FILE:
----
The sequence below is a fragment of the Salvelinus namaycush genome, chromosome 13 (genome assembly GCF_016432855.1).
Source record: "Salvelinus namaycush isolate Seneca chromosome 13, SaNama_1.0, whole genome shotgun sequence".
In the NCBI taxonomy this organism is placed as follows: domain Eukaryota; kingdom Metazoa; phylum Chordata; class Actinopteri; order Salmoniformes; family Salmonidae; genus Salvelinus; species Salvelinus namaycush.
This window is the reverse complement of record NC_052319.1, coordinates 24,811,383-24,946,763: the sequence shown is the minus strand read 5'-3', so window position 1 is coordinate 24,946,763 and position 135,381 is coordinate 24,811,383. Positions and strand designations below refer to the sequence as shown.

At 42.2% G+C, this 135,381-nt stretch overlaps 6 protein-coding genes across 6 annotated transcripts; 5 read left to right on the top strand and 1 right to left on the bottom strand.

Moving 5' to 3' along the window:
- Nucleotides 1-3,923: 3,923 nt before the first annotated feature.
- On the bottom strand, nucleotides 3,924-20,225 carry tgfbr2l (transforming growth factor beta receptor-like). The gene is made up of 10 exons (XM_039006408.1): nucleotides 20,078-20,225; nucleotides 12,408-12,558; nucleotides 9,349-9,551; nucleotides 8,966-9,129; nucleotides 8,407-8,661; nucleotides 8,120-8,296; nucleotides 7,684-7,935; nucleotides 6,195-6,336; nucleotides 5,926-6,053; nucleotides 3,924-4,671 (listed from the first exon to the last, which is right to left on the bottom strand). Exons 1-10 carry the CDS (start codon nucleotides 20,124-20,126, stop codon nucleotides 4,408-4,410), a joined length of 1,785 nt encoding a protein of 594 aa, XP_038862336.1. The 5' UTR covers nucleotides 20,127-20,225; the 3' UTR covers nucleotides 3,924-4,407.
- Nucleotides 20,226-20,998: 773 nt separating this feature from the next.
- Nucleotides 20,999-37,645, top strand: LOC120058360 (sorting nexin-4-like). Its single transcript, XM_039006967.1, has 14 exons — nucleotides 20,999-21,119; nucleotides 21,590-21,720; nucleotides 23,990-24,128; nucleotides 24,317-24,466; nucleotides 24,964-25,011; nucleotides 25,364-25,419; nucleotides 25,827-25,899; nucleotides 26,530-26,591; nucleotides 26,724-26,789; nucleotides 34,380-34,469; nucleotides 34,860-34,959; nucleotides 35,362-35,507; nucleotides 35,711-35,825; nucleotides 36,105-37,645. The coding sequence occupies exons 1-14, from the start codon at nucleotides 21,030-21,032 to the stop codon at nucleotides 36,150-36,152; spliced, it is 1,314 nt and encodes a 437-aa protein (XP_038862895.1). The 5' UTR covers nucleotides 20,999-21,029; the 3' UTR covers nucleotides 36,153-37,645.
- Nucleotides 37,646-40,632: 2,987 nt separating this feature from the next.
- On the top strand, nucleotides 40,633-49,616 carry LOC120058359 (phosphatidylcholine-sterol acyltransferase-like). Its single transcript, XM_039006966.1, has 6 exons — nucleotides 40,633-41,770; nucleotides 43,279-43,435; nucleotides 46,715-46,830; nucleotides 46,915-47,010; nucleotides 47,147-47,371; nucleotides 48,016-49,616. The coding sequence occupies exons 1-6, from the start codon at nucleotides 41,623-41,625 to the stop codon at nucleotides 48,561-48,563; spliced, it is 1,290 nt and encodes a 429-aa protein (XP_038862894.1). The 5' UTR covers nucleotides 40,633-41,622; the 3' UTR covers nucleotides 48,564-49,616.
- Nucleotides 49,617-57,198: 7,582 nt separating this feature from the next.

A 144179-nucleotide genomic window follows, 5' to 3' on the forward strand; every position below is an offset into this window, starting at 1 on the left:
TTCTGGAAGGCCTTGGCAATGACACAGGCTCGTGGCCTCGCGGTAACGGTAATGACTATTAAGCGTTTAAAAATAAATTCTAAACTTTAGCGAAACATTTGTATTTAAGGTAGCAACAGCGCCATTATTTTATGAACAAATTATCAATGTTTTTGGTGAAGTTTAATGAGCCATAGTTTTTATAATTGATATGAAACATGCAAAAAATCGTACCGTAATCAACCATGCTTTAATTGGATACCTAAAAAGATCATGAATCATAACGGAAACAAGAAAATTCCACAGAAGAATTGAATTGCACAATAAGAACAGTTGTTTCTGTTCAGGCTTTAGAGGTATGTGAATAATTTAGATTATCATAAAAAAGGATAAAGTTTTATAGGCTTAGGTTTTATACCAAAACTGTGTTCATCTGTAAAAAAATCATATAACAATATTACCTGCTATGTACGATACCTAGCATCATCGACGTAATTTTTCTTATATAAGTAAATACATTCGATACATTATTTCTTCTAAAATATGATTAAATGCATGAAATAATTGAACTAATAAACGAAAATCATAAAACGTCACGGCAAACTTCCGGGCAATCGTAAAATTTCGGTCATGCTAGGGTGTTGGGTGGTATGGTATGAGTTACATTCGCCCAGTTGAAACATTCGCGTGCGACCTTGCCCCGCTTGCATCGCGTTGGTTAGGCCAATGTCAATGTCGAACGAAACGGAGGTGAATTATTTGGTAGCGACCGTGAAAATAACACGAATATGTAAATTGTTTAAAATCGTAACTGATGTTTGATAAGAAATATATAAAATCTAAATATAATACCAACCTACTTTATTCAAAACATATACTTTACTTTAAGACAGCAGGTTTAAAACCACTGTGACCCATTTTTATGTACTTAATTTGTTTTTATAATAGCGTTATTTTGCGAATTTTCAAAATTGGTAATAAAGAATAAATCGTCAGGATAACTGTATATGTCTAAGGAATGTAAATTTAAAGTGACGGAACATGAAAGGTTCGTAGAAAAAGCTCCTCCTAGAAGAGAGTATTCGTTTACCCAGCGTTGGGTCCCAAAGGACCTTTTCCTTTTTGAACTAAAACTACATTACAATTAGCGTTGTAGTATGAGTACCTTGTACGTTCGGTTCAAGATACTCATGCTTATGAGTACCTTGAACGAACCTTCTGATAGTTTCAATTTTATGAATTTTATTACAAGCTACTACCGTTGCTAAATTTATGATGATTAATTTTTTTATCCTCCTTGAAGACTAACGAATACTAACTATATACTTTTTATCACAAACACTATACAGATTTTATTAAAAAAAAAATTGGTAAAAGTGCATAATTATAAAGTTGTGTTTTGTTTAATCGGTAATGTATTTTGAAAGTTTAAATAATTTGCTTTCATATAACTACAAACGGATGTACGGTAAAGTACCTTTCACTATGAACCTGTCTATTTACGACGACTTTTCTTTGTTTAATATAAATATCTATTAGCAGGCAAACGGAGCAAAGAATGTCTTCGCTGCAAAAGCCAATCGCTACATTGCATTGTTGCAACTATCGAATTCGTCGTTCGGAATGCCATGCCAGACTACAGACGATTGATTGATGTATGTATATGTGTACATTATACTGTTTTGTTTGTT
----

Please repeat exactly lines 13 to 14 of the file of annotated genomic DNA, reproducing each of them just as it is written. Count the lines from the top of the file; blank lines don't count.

- Nucleotides 49,617-57,198: 7,582 nt separating this feature from the next.

A 144179-nucleotide genomic window follows, 5' to 3' on the forward strand; every position below is an offset into this window, starting at 1 on the left: